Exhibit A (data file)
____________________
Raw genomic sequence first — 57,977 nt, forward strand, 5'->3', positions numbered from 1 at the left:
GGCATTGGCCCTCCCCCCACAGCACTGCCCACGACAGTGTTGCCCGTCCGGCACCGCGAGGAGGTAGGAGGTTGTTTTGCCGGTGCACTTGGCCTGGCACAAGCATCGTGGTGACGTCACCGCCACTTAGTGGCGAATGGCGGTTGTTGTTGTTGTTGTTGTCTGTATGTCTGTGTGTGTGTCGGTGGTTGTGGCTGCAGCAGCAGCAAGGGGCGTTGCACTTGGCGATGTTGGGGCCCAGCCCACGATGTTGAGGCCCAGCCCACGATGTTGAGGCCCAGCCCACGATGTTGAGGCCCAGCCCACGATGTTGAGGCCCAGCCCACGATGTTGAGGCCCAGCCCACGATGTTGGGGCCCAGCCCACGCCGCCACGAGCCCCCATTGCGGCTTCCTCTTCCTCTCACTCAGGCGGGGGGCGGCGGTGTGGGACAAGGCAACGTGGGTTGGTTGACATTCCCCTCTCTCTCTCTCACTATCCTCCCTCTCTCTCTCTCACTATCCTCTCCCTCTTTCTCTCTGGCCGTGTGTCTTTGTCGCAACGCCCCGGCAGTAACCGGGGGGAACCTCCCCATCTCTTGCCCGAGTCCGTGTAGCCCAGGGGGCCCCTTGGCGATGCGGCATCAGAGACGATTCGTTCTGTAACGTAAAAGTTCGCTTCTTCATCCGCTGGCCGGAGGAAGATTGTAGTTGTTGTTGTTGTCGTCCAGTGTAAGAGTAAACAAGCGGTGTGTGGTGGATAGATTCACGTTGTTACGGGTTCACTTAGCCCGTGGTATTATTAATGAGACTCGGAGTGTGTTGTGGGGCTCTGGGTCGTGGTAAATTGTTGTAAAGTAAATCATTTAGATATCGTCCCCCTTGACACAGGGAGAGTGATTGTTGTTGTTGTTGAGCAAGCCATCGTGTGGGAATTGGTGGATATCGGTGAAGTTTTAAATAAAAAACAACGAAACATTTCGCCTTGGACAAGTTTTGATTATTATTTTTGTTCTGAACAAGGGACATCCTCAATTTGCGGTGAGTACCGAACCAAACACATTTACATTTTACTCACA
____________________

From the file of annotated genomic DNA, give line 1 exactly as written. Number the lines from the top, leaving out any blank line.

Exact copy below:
Raw genomic sequence first — 57,977 nt, forward strand, 5'->3', positions numbered from 1 at the left: